Security researchers break out of docker containers

Researchers have been able to access the underlying system and execute code from a Docker test environment "Play with Docker" container.
The Docker Play with Docker Playground allows free experiments with Docker containers in a web interface. Each user gets a container with Alpine-Linux, in which he in turn is allowed to start his test container (Docker in Docker). At the end of 2018, security researchers at CyberArk managed to break out of this container environment and execute code on the underlying machine. The concrete vulnerability in Play with Docker has now been closed, but the case shows once again that container technology does not completely seal off.
A container contains only the userland of a Linux distribution and the program to be executed. The kernel is not reloaded in the container - instead, all containers use the kernel of the underlying operating system. The CyberArk researchers managed to put their own module under the kernel and start a shell on the host system. They describe their outbreak in a detailed blog post .
Expedition with standard Linux tool
First, the researchers provided uname -aan overview of their host, tried to mount the underlying file system and failed at a security mechanism. More successful was an analysis with the debugger from debugfs. Reading they moved on the file system of the operating system.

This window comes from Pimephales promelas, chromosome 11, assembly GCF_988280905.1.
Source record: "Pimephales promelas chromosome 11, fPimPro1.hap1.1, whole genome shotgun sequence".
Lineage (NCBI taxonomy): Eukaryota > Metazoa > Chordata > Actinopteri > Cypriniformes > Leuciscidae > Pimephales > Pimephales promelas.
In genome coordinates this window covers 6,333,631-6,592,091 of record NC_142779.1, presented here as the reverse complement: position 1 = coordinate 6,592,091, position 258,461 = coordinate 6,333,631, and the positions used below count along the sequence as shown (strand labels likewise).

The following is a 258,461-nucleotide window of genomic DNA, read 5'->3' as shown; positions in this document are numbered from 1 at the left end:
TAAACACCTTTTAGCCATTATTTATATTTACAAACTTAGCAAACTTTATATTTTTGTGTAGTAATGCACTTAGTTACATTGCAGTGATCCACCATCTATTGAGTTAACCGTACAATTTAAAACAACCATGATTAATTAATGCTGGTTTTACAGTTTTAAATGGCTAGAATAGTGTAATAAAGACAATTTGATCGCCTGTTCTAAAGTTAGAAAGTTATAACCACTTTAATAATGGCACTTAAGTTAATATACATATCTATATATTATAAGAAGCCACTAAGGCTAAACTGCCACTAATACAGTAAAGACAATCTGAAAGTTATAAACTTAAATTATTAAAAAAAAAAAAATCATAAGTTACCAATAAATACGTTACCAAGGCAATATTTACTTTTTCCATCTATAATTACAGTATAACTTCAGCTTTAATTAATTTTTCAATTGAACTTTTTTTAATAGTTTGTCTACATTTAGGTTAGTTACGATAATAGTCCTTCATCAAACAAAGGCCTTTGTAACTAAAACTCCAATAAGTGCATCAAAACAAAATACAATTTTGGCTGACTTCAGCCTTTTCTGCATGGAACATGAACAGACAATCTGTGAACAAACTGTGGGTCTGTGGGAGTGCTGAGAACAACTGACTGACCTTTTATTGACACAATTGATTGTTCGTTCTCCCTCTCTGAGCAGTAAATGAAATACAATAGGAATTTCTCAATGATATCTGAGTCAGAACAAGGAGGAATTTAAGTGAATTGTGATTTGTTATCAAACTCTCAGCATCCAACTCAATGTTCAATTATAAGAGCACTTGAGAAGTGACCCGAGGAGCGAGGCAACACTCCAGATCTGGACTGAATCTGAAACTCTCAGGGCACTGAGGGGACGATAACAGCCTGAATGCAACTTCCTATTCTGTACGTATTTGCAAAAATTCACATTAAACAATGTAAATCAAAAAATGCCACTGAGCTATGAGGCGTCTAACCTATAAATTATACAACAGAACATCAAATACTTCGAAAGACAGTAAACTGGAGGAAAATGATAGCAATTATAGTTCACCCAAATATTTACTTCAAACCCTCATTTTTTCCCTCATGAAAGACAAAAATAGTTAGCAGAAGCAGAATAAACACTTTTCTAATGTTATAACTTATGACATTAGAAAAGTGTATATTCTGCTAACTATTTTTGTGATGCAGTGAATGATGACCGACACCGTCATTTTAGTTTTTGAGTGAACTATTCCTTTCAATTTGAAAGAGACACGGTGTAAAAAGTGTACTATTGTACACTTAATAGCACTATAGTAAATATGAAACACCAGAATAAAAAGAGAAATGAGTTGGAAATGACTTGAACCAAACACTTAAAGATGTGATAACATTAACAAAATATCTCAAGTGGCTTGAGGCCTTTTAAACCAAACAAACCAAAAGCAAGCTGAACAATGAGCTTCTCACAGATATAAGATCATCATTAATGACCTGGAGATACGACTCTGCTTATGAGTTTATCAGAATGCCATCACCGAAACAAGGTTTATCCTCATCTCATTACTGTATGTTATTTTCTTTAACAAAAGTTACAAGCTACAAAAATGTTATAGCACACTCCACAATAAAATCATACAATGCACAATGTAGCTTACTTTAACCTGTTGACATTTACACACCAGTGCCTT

To achieve their goal of running their own code, they looked for a module that uses the kernel function printkand willingly reveals kernel information about it. They found the module ceph.ko for the ceph support and collected the needed details about the kernel. Their goal: to compile their own module, which at least pretends to have been compiled on exactly the same kernel version. Only in this way does the kernel allow the execution at all.
Own module for the kernel
The mission was successful. The researchers built their own module, pushed him the information about the kernel used and let the host run the module. This started a busybox shell that allowed access to the operating system. From the container they could serve the host.
Eviatar Gerzi and his team at CyberArk describe the successful outbreak as "difficult - but not impossible" and summarize the problem: Play with Docker let the container run with elevated rights. Only then was the execution of the own kernel module possible. In November, the researchers informed Play With Docker, in early January, the problem was eliminated.

For the users of Play with Docker the attack should have had no unpleasant consequences - in the playground should be neither precious data nor run productive systems anyway. The platform is primarily for demo purposes and is used in developer conferences for presentations and training. Aside from the concrete and closed loop in Play with Docker, the case for cloud infrastructure operators shows that without further safeguards, containers do not provide 100% isolation of container and host operating system client processes. ( jam ) 

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